Back in 2010 when I was growing a trial garden for the company I worked for, I had in a bunch of new hybrids that they were thinking about including in their next catalog and about 25 varieties that were already being offered by the company but had poor catalog and internet pictures.  That year we had a horrible time with late blight because we had a very humid, warm summer.  As I watched the blight spread through the tomato patch, it was interesting to see that the first to die were not the heirlooms, but many of the hybrids!  So much for that resistance!  As the varieties still standing became a handful of names, I was left with a couple Japanese numbered hybrid varieties (which had beautiful looking fruits with the texture of moist cardboard), Matt’s Wild Cherry (heirloom) , and 3 heirloom varieties that were already in the company’s catalog.  Interestingly enough, the next year the 2 Japanese hybrid varieties and a number of the other hybrids that had died were added to the catalog.  The Matt’s Wild Cherry was not added, and 2 of the heirlooms that we had already offered that survived were cut to make room for the hybrids.  Remember, it’s all about marketing.

So, the next time you have a tomato, hybrid or otherwise, that is having disease issues in your garden, don’t blame the seed company.  Look at what you are doing in your cultural practices and learn from the experience:

1.  Grow more than one variety because there is always one that won’t get as sick as the others. Not including the varieties I grow for sale, I have 4 staple varieties that are always in my garden.

2.  Rotate your crops so your tomatoes (and other Solanaceae family members) will not be in the same spot for four years.

3.  Don’t water your garden after 4 pm in the afternoon.  Tucking your garden in bed for the night with wet feet is a perfect way to start just about any disease.

4.  When the growing season is done, clean up your garden.  As tedious as it may be, pick up every leaf, stem, fruit, etc. out of the garden.  Heap it up in a pile, dry it down, and burn it on a good winter day  or bag it up and take it to the dump/put out for garbage collection.  DO NOT COMPOST IT!  DO NOT TILL IT IN!  While people will tell you the benefits of green manure or how much your compost pile will grow by, the small ‘reward’ is not worth the trouble you will reap.  It only take one small particle of infected material to be incorporated into your soil or compost to create problems down the road.  Don’t believe me?  Ask the 1800s Irish how their practices worked… Famine much?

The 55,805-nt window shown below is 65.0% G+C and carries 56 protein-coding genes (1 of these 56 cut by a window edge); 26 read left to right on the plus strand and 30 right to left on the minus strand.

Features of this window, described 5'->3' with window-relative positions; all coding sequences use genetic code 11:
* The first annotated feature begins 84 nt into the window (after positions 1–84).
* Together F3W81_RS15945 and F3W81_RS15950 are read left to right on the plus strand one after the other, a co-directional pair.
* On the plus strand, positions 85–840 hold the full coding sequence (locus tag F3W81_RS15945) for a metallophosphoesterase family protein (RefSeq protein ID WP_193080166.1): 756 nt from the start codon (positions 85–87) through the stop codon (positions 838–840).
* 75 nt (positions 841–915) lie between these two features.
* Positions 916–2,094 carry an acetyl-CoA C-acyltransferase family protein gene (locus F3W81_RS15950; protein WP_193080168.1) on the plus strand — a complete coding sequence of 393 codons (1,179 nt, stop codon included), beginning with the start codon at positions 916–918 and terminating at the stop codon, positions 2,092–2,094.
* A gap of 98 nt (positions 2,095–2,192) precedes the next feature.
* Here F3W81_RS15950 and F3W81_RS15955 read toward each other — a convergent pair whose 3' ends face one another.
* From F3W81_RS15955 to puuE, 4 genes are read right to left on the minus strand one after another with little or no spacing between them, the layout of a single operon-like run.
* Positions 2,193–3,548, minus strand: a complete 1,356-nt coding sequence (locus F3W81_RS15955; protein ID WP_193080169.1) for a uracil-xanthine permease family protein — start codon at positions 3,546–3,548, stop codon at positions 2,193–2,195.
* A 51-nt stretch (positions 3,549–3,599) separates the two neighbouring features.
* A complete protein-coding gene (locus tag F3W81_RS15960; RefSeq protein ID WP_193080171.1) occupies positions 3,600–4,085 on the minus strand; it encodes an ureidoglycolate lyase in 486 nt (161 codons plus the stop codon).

5.  Keep your plants healthy by giving them the care to help them grow healthy.  Water, fertilize, cultivate, trellis, etc. as needed to make your plant grow to it’s best potential.

 

(And 6. Your horticulturist recommends vaccinating your children using the 1981 schedule.  ;-D   )

 

 

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© Mertie Mae Botanics LLC and Horticulture Talk!, 2015. Unauthorized use and/or duplication of this material without express and written permission from this blog’s author and/or owner is strictly prohibited. Excerpts and links may be used, provided that full and clear credit is given to Mertie Mae Botanics LLC and Horticulture Talk! with appropriate and specific direction to the original content.

Thwarting Tomato Blossom End Rot


“For years I have bought Viva Italia seed to raise. The last two summers have been hit with blossom rot in all plants late in season.  What information do you offer that can prevent this plants or otherwise??

Thank you,

Clarus

Zone 5

In The Russet Potato Capital Of Idaho”

___________________________________________________

Hi Clarus,

Thank you for your question regarding Blossom End Rot on Tomatoes.

Blossom End Rot on Paste Tomato

Blossom End Rot is caused by a calcium deficiency in the soil in relation to uneven moisture levels or excessive fertilizing.  Calcium is required in relatively large concentrations for normal cell growth and development.  It is moved from the soil through the roots to the meristem (tips of the plant where active growth occurs) via differentiation in water potential and pressure in the xylem of the plant.  When there is not a steady flow of water to the plant, the areas of the plant that growing will have a deficiency.  If the active growth point is a fruit, it will show up at the tip (end) of it.  What is actually happening to the tomato is that the cell walls are weakened by not having enough calcium.  The cell ruptures and discolors as it dries out.